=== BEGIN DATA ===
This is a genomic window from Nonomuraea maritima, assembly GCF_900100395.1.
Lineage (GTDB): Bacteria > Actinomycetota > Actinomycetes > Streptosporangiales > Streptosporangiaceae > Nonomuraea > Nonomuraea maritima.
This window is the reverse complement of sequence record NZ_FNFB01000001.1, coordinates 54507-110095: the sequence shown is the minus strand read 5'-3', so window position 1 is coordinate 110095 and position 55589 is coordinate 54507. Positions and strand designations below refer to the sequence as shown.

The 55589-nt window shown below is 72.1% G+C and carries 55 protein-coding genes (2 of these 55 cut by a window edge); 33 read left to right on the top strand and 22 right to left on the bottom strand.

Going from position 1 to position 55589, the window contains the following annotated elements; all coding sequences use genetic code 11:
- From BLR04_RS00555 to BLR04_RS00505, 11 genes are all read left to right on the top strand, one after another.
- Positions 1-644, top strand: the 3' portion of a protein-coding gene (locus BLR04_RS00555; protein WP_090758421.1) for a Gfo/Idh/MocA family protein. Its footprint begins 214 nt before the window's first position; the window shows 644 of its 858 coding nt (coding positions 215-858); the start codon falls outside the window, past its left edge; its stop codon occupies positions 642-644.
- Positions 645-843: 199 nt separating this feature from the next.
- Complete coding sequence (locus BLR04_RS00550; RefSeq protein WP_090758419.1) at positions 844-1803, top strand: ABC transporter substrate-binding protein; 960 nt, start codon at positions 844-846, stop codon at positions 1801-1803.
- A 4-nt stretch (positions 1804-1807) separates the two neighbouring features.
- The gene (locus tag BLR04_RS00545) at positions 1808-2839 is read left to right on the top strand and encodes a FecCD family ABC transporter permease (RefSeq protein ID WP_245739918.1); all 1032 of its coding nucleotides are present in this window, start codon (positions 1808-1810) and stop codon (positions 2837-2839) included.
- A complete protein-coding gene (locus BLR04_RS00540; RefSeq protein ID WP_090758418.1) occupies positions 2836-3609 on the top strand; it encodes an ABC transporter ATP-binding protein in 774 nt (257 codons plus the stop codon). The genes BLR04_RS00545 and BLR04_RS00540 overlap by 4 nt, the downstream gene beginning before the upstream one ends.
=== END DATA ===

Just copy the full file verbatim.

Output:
This is a genomic window from Nonomuraea maritima, assembly GCF_900100395.1.
Lineage (GTDB): Bacteria > Actinomycetota > Actinomycetes > Streptosporangiales > Streptosporangiaceae > Nonomuraea > Nonomuraea maritima.
This window is the reverse complement of sequence record NZ_FNFB01000001.1, coordinates 54507-110095: the sequence shown is the minus strand read 5'-3', so window position 1 is coordinate 110095 and position 55589 is coordinate 54507. Positions and strand designations below refer to the sequence as shown.

The 55589-nt window shown below is 72.1% G+C and carries 55 protein-coding genes (2 of these 55 cut by a window edge); 33 read left to right on the top strand and 22 right to left on the bottom strand.

Going from position 1 to position 55589, the window contains the following annotated elements; all coding sequences use genetic code 11:
- From BLR04_RS00555 to BLR04_RS00505, 11 genes are all read left to right on the top strand, one after another.
- Positions 1-644, top strand: the 3' portion of a protein-coding gene (locus BLR04_RS00555; protein WP_090758421.1) for a Gfo/Idh/MocA family protein. Its footprint begins 214 nt before the window's first position; the window shows 644 of its 858 coding nt (coding positions 215-858); the start codon falls outside the window, past its left edge; its stop codon occupies positions 642-644.
- Positions 645-843: 199 nt separating this feature from the next.
- Complete coding sequence (locus BLR04_RS00550; RefSeq protein WP_090758419.1) at positions 844-1803, top strand: ABC transporter substrate-binding protein; 960 nt, start codon at positions 844-846, stop codon at positions 1801-1803.
- A 4-nt stretch (positions 1804-1807) separates the two neighbouring features.
- The gene (locus tag BLR04_RS00545) at positions 1808-2839 is read left to right on the top strand and encodes a FecCD family ABC transporter permease (RefSeq protein ID WP_245739918.1); all 1032 of its coding nucleotides are present in this window, start codon (positions 1808-1810) and stop codon (positions 2837-2839) included.
- A complete protein-coding gene (locus BLR04_RS00540; RefSeq protein ID WP_090758418.1) occupies positions 2836-3609 on the top strand; it encodes an ABC transporter ATP-binding protein in 774 nt (257 codons plus the stop codon). The genes BLR04_RS00545 and BLR04_RS00540 overlap by 4 nt, the downstream gene beginning before the upstream one ends.